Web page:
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Brand name: Mirena

Mirena is a small T-shaped plastic frame that is inserted into the womb (uterus). It slowly releases the hormone levonorgestrel for 5 years or until it is removed. It is a type of IUD, or intra-uterine device.

Mirena may be used as a long-term, reversible contraceptive. It prevents pregnancy in a few ways, including thickening cervical mucus so that the sperm cannot reach the egg. Mirena also thins the womb lining.

Mirena may be used to treat very heavy period bleeding or to prevent excessive growth of the womb lining during hormone replacement therapy. It works by stopping the growth of the womb lining, which reduces the amount and duration of bleeding.

Mirena must be inserted or removed by a doctor trained in using it.

You should seek medical advice in relation to medicines and use only as directed by a healthcare professional. Always read the label. If symptoms persist see your healthcare professional. healthdirect medicines information is not intended for use in an emergency. If you are suffering an acute illness, overdose, or emergency condition, call triple zero (000) and ask for an ambulance.

Reasonable care has been taken to provide accurate information at the time of creation. This information is not intended to substitute medical advice, diagnosis or treatment and should not be exclusively relied on to manage or diagnose a medical condition. Please refer to our terms and conditions.

Active ingredient in this medicine: levonorgestrel

Information for medicine and pack size:
Mirena 52 mg intrauterine drug delivery system, 1 system

Consumer Medicine Information leaflet:

This leaflet may also be found inside the medicine package. It contains information on side effects, age restrictions and other useful data.

Read leaflet

What this medicine is for

Contraception. Treatment of idiopathic menorrhagia. Prevention of endometrial hyperplasia during oestrogen replacement therapy.

Table of characteristics
Table of characteristics
Active ingredient
Visual appearance The intrauterine drug delivery system consists of a white or almost white hormone sleeve, mounted on a T-body and covered with opaque tubing.
Dosage Form Drug delivery system, intrauterine
Route of administration Intrauterine
Medicine schedule
1 plus insertion device: Prescription Only Medicine, or Prescription Animal Remedy

There is one type of pack available.

Pack type 1
Pack type 1
Type Sachet
Storage temperature Store below 25 degrees Celsius
Storage conditions No information available
Life time 3 Years
This medicine was verified as being available on the PBS (Pharmaceutical Benefits Scheme) on 1 November 2017

The PBS provides a list of government subsidised medicines available to be dispensed to patients. Further information can be found on the Pharmaceutical Benefits Scheme website.

Go to PBS site

Is this medication banned in sport?

Check if you can use your medicine whilst playing sport. Search the Australian Sports Anti-Doping Authority (ASADA) database that provides information about the prohibited status of specific medications and/or the active ingredient based on the current World Anti-Doping Agency (WADA) Prohibited List.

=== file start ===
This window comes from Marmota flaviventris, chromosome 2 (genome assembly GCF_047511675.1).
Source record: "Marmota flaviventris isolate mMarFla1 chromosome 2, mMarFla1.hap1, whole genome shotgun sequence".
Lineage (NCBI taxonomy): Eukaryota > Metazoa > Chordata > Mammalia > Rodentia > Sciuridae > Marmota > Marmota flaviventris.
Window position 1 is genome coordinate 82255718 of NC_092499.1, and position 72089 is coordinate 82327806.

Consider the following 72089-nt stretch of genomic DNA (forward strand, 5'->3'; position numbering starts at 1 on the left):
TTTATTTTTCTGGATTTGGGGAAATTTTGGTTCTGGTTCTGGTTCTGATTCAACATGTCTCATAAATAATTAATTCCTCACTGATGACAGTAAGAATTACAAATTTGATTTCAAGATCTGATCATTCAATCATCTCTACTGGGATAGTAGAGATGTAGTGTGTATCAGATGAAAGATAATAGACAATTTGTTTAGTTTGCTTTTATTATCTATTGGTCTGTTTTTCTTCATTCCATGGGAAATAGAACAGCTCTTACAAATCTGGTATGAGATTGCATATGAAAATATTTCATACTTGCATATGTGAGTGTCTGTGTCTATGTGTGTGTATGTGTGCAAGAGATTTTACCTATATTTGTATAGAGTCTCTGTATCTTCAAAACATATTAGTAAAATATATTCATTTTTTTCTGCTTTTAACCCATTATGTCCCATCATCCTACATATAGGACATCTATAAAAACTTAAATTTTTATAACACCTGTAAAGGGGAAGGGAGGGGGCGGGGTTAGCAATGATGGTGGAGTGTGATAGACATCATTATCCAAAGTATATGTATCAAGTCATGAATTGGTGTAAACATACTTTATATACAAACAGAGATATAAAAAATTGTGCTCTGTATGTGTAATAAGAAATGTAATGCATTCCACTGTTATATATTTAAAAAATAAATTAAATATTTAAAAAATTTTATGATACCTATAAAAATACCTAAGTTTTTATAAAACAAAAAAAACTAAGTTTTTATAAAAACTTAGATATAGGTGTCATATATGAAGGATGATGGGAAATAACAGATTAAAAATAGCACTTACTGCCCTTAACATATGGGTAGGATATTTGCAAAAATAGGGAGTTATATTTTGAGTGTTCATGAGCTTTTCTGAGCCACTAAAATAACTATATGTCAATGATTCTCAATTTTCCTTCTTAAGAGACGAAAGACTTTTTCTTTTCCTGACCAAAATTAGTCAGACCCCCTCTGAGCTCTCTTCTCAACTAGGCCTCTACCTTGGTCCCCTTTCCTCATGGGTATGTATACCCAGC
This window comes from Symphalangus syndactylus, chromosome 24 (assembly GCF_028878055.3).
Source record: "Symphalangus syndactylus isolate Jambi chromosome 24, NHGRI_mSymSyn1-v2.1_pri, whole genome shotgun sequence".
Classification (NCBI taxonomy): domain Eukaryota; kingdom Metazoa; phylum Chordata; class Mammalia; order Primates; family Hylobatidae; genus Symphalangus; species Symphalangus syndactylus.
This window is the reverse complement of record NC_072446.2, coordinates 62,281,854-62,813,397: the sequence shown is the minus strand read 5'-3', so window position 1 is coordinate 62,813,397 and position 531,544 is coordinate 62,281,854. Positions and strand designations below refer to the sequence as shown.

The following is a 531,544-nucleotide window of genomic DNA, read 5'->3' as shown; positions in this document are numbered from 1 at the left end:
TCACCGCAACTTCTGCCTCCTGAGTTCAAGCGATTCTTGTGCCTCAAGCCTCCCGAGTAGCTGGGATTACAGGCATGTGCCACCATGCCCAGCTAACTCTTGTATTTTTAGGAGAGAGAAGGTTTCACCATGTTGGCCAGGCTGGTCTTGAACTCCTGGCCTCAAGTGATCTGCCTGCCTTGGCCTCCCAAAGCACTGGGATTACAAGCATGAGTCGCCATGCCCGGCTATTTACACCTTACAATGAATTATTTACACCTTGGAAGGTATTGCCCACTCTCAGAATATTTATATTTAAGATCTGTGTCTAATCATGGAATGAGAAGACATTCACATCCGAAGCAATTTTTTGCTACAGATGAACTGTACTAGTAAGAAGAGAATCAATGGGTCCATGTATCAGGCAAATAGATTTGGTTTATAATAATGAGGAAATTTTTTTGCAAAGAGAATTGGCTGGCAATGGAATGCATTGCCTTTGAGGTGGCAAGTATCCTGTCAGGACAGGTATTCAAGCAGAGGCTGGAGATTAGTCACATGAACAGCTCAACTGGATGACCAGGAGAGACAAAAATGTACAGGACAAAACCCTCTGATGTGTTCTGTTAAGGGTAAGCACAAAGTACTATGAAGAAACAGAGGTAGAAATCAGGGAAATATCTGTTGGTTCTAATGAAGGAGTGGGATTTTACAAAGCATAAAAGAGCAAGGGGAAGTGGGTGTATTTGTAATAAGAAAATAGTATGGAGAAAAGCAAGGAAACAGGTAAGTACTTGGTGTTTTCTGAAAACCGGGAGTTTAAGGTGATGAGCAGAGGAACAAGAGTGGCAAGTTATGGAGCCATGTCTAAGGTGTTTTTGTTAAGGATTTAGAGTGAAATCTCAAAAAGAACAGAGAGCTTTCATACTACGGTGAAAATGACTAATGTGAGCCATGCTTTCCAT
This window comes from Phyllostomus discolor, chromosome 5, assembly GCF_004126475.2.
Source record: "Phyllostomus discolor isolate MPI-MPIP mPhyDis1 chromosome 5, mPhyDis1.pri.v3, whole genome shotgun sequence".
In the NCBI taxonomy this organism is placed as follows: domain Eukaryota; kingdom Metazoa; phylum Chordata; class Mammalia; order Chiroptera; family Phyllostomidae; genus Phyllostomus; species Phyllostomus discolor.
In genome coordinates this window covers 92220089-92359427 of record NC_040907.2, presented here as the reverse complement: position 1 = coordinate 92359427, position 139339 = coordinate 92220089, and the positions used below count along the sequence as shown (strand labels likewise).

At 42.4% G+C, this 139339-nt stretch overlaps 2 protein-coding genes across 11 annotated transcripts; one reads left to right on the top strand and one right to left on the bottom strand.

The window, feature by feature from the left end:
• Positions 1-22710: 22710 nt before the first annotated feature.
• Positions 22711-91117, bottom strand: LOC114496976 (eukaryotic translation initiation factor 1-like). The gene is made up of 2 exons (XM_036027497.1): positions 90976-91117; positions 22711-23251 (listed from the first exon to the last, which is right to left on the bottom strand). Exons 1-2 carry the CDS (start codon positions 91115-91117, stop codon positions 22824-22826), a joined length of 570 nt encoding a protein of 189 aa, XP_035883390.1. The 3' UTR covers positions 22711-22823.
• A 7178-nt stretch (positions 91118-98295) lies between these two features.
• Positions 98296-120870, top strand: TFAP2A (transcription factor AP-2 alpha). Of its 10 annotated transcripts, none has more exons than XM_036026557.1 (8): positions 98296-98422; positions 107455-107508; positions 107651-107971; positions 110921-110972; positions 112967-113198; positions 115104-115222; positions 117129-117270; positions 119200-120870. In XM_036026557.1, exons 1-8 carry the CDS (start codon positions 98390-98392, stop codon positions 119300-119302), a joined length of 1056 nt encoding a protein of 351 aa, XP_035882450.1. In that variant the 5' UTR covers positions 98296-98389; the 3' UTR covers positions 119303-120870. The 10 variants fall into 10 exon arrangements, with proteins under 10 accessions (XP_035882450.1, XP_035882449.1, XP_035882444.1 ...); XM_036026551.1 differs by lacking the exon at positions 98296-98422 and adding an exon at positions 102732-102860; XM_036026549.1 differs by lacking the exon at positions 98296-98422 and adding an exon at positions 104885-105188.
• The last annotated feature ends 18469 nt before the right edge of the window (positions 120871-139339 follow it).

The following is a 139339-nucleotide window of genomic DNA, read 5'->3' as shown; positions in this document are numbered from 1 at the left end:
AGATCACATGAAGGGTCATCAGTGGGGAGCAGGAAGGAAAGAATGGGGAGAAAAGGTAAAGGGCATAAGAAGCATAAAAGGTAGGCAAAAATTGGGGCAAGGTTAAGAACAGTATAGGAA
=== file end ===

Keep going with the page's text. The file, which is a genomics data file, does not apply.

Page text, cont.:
Go to ASADA site

The information displayed on this page is authored by Healthdirect Australia, or obtained from trusted sources.

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Found 22 results

Mirena | myVMC

Mirena is an intrauterine contraceptive device used to prevent pregnancy and reduce heavy menstrual bleeding. It contains levonorgestrel (progesterone).

Read more on myVMC – Virtual Medical Centre website

Mirena Intrauterine device - myDr.com.au

Mirena Intrauterine device - Consumer Medicines Information leaflets of prescription and over-the-counter medicines

Read more on myDr – Consumer Medicine Information website

Hormone-releasing IUD (Mirena) | Family Planning NSW

Find out about the hormone-releasing IUD, including how it works, its effectiveness, who can use it and how you can get it.

Read more on Family Planning NSW website

Contraception | Jean Hailes

There are many different methods of contraception to avoid pregnancy including the natural family planning method, the oral contraceptive pill (OCP), the mini-pill, an Implanon rod, an intrauterine device (IUD) such as MIrena, a condom, and more permanent

Read more on Jean Hailes for Women's Health website

IUD removal | Family Planning NSW

The information in this factsheet refers to the removal of either the hormone-releasing IUD or the copper IUD.

Read more on Family Planning NSW website

Endometriosis in adolescence | Women's Health Queensland Wide

Many adolescents experience discomfort with periods but more severe pain can be a symptom of endometriosis. By Kirsten Braun Health_Journey_Issue_1_2015.pdf

Read more on Women's Health Queensland Wide website

Women's Health Queensland Wide |

Read more on Women's Health Queensland Wide website

Menstruation problems - myDr.com.au

Find out about common menstruation problems: amenorrhoea (absence of periods), dysmenorrhoea (painful periods) and menorrhagia (heavy periods).

Read more on myDr website

Intrauterine Device (IUD) | myVMC

An intrauterine device (IUD) is placed inside the uterus to prevent pregnancy. Copper and hormone-releasing types both impair sperm from fertilising eggs.

Read more on myVMC – Virtual Medical Centre website

Endometriosis fact sheet | Women's Health Queensland Wide

Endometriosis is a condition where tissue similar to that which normally lines the uterus grows in other parts of the body. Studies suggest that it affects 5 10% of menstruating women in Australia.

Read more on Women's Health Queensland Wide website

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